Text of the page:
We believe there’s a key challenge for our economies and also our people: to handle our energy transition successfully and get a reduction in greenhouse gas emissions. But we set store by this also because at the end of 2015, France is going to organize the climate conference to ensure that where Copenhagen failed, Paris can succeed. This isn’t a foregone conclusion. Europe must play a major role.
What role? Not one of being a better pupil than the others and risking losing its competitiveness, but one of being able to demonstrate that the energy transition is good for people’s health, good for future generations and good for the economy, and in this way being able to lead a number of what were reluctant countries – that’s the least one can say for Copenhagen – towards a comprehensive, balanced agreement. I’m thinking of the United States. I still remember what Barack Obama said, including when I was there on my state visit. I’m thinking of China. In a few days I’ll be welcoming President Xi Jinping, who is particularly committed to this. I’m thinking, too, of the African countries. There’s going to be the summit between the European Union and Africa in a few days; I’ll come back to this.
So, to signal our desire to find an agreement, Europe itself had to determine its position. (…)
Several principles and objectives have already been set out. The first principle is for everything to be done to comply with the target Europe set itself: an 80% reduction in CO2 emissions by 2050. So this must mean, for 2030, a target to reduce European domestic emissions by 40%. This figure must be compared to the amount of greenhouse gases emitted in 1990. This is the ambition we’re going to promote.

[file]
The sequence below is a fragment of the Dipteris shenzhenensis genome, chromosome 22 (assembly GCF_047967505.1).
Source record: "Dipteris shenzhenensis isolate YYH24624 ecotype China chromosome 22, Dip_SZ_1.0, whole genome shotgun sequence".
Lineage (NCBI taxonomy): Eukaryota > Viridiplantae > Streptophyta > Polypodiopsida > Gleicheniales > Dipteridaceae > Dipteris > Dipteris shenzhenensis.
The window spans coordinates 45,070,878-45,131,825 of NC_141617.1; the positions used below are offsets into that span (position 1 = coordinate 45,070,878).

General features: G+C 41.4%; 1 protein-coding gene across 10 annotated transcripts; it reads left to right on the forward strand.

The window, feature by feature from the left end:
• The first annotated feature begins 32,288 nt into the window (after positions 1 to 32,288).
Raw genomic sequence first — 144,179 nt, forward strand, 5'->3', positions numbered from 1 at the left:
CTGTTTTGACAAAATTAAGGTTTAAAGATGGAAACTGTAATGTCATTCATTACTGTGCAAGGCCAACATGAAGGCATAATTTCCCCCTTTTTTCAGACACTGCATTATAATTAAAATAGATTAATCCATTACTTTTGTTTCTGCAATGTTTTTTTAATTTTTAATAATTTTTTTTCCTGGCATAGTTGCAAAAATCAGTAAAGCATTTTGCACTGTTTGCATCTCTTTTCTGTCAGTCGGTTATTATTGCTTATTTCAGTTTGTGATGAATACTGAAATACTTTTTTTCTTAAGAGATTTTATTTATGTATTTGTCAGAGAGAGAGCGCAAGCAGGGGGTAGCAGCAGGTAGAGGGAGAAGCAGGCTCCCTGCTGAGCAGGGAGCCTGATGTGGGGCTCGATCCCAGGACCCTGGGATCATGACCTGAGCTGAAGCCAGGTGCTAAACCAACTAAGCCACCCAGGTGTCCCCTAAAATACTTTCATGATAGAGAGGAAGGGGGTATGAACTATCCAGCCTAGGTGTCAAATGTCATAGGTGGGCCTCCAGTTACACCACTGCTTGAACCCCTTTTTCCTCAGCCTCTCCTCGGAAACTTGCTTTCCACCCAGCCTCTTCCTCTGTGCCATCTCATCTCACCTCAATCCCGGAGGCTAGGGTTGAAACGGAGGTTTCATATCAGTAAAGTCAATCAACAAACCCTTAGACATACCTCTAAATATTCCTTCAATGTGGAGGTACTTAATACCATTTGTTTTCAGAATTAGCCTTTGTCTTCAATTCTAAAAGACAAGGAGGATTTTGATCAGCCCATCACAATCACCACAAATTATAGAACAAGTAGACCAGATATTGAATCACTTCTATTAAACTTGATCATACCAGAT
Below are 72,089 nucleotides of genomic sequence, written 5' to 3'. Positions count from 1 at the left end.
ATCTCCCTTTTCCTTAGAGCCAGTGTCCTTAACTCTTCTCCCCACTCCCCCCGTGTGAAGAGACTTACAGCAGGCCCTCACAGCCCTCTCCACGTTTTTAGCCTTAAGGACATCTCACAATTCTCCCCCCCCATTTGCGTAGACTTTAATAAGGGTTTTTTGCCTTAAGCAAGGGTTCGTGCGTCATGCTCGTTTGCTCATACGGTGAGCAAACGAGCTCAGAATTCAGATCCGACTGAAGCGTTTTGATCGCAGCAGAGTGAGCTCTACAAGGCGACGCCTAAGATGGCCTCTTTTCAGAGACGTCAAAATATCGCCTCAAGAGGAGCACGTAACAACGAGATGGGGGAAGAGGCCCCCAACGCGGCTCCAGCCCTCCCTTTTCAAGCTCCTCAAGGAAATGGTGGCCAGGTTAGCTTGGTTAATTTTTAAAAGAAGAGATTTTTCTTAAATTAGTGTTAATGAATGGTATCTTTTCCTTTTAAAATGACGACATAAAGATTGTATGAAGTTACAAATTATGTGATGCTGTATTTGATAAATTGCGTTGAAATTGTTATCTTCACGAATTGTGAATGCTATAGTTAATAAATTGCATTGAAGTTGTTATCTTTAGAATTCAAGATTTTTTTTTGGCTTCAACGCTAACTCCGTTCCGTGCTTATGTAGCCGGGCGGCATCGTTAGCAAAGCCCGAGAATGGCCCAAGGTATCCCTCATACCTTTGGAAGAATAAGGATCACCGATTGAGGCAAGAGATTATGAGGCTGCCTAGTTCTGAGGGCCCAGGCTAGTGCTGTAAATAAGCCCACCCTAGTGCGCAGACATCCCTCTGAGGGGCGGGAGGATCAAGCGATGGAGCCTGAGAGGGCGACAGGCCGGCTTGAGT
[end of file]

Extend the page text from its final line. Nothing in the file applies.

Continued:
Secondly, this requires an in-depth reform of the carbon market, so that manufacturers can foresee, can see what the cost of their emissions is.
Second objective: incorporate renewables in energy policy, including by reforming state subsidies. This too was a position France had adopted. It has been adopted in the Council. The target is to attain 27% of renewables in the energy balance at European level by leaving each country entirely free to decide on the means of achieving it.
Then there’s the objective of energy efficiency. In France, we’ll have to translate it into the [energy] transition act. This involves making as many savings as possible on individuals’ as much as companies’ energy consumption. This allows the restoration of purchasing power, financial margins. So we have to establish the essential financial instruments for this.
Fourth objective: research – particularly for energy storage – must be carried out at EU level and in each of our countries.
Finally, there’s the reduction in energy dependence. As you’re all too aware, this discussion is being held at the very moment when concerns are being raised about the supply of gas to part of Europe.
Some countries may, at some point, hesitate by asking themselves questions about their own dependence on gas. So it’s very important for us to be able to ensure security of supplies. This is also the whole point of the interconnections which many southern European countries set great store by. They point out, not without reason, that it’s also a way of supplying Europe with the energy products it needs without the risks which are being raised today. So there will be a comprehensive plan for the reduction of EU energy dependence, which will be presented in June.
That’s what has been decided on this important issue. I’m fully mobilized because I want us to be able to come to an agreement in 2015, not just, as some people have said, because France is organizing it and it would be good for its diplomacy – even though we’ve taken a risk… But I think that, after the failure of Copenhagen, if there was a failure in Paris there would be no further commitment on a worldwide scale to reducing global warming. (…)./.